Leonard Maluf
        • Stephen C. Carlson
          ... I don t see it this way at all. The Davies and Allison quotation is not put forth as an argument or a rhetorical tactic, but merely as a jumping off point
          Message 4 of 11 , Sep 17, 2002
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            At 01:41 PM 9/17/02 +0000, Brian Trafford wrote:
            >But the problem I had was that earlier in the book, in Chapter 2, Mark had
            >quoted from one of his sources as he builds the case for Marcan priority
            >among the Synoptics.
            >>"Can one seriously envision (my emphasis) someone rewriting Matthew and Luke
            >>so as to omit the miraculous birth of Jesus, the sermon on the mount, and
            >>the resurrection appearances, while, on the other hand, adding the tale of
            >>the naked young man, a healing miracle in which Jesus has trouble healing,
            >>and the remark that Jesus' family thought him mad?"
            >>(M. Goodacre, The Case Against Q, pg. 37, quoting from W. D. Davies and Dale
            >Allison Matthew, 1:109)
            >Now, speaking personally, I think that these arguments do help to weigh in
            >favour of Marcan priority (though not as decisively as Davies, Allison and
            >Goodacre seem to believe). But other respected scholars, notably William
            >Farmer, Thomas Longstaff, Brian Wilson (in his own typically indiosyncratic
            >way), and a good many others did not (or do not) find such arguments
            >compelling, and each finds arguments in favour of the author of GMark
            >knowing about these stories, and yet excluding them even as he finds reasons
            >to believe that the extra material was a unique insertion in Mark's Gospel.
            >I am not saying that they reasons are sufficient, or good enough for me to
            >accept them. But they are serious arguments, and it was here that I thought
            >Mark was engaging unwittingly in the very behaviour he had so ably exposed
            >as fallacious when used by defenders of Q. I found this to be unfortunate,
            >and would have preferred that he had relied, instead, on the strength of his
            >own arguments without resorting to such tactics.

            I don't see it this way at all. The Davies and Allison quotation
            is not put forth as an argument or a rhetorical tactic, but merely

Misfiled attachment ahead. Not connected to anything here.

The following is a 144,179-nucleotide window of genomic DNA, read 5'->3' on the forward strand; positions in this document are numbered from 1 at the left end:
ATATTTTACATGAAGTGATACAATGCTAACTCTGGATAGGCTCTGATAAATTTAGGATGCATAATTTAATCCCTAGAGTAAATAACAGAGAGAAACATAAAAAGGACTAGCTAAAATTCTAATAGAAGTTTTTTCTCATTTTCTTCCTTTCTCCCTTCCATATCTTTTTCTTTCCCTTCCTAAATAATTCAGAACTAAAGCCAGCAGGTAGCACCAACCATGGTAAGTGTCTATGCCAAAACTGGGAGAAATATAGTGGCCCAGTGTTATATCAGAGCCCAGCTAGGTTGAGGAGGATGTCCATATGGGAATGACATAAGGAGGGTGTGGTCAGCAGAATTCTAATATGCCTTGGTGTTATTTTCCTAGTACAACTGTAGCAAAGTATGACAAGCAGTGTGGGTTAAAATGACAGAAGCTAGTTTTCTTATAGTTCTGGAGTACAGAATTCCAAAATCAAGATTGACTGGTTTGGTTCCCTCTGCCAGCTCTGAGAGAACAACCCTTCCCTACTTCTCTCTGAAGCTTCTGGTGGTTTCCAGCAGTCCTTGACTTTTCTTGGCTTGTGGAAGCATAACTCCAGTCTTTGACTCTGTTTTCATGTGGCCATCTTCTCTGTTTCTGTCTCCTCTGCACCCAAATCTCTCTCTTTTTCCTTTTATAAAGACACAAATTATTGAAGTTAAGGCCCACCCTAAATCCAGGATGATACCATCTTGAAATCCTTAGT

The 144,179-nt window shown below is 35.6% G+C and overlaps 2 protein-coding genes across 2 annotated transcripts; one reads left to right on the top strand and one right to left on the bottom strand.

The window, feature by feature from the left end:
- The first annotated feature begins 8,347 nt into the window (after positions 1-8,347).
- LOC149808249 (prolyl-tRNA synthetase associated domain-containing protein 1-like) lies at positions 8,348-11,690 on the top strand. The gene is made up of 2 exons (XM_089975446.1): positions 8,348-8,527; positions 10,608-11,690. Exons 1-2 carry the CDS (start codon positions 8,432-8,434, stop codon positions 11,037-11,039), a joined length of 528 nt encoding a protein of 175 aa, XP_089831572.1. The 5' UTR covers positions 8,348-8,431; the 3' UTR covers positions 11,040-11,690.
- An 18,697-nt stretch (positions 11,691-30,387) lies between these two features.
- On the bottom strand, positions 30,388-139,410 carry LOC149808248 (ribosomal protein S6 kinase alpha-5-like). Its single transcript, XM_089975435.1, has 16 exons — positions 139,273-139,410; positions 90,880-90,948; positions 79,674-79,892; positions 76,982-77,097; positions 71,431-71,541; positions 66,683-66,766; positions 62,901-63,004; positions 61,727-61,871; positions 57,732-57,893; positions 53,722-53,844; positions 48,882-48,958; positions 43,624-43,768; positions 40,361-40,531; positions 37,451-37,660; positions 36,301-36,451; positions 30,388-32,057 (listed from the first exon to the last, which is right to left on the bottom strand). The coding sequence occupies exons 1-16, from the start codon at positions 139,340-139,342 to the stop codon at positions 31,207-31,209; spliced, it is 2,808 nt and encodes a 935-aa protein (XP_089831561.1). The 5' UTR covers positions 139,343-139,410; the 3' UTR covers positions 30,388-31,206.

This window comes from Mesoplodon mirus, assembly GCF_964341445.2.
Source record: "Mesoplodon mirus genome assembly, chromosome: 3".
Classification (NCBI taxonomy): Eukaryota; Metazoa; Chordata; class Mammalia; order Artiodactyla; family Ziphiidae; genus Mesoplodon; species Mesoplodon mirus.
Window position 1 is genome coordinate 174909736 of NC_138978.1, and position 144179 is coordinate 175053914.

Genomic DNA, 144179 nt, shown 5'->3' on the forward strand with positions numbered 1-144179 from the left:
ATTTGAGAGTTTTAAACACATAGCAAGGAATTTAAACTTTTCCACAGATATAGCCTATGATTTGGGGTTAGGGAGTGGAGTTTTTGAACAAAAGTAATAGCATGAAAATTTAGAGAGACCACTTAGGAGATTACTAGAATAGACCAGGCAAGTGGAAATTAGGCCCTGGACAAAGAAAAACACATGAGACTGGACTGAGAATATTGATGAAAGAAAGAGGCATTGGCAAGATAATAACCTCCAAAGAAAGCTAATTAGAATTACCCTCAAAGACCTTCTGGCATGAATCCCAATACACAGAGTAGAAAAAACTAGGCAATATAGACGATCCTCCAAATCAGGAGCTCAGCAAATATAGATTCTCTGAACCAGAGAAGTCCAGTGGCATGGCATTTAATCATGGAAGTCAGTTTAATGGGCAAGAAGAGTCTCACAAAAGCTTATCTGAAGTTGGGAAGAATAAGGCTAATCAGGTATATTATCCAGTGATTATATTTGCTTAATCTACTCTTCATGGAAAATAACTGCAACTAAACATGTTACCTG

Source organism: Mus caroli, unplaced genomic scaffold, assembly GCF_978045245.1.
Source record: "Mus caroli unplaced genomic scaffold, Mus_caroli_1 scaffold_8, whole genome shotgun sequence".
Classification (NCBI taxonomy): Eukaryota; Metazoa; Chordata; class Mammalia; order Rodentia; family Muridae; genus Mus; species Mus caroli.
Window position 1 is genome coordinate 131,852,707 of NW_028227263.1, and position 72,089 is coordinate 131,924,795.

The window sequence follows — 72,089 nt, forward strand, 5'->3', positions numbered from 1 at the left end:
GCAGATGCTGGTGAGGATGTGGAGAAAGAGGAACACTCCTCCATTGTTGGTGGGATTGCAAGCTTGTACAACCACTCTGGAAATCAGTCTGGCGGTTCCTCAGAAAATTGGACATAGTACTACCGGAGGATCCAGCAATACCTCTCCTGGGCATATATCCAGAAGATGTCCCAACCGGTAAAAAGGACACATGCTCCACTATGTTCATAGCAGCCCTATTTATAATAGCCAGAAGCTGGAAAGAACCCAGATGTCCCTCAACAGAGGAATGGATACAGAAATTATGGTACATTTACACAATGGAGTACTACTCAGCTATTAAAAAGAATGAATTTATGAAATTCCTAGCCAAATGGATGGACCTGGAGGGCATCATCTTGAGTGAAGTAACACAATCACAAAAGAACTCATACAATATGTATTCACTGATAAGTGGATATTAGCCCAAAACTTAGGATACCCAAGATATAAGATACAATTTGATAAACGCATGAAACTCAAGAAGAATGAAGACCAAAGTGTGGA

as a jumping off point for Goodacre's more dispassionate analysis:
            "Davies and Allison's rhetorical question causes us to reflect on
            the general profile of Mark the redactor as it is defined on the
            Griesbach hypothesis." (p. 37 immediately following the block
            quotation). This is evident in the subsequent discussion, where
            Goodacre builds his case patiently with examples other than the
            ones adduced by Davies and Allison. Furthermore, the dismissiveness
            of "seriously envision" -- if it dismissive, which I don't believe
            it is, especially in the new context Goodacre gave it -- pales in
            contrast to Streeter's regular use of sarcasm.

            I think that it is highly problematic to charge Goodacre with
            "resorting to such tactics" based on a single quotation of other
            scholars' borderline rhetorical question, when Goodacre's own
            discussion, as a whole, has treated every position with respect.

            Stephen Carlson
            --
            Stephen C. Carlson mailto:scarlson@...
            Synoptic Problem Home Page http://www.mindspring.com/~scarlson/synopt/
            "Poetry speaks of aspirations, and songs chant the words." Shujing 2.35

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          • Mark Goodacre
            ... weigh ... Allison ... notably ... such ... author of ... insertion ... or ... and ... defenders of ... had ... resorting ... I am sorry if I gave that
            Message 5 of 11 , Sep 18, 2002
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              On 17 Sep 2002 at 13:41, Brian Trafford wrote:

              >Now, speaking personally, I think that these arguments do help to
              weigh
              >in favour of Marcan priority (though not as decisively as Davies,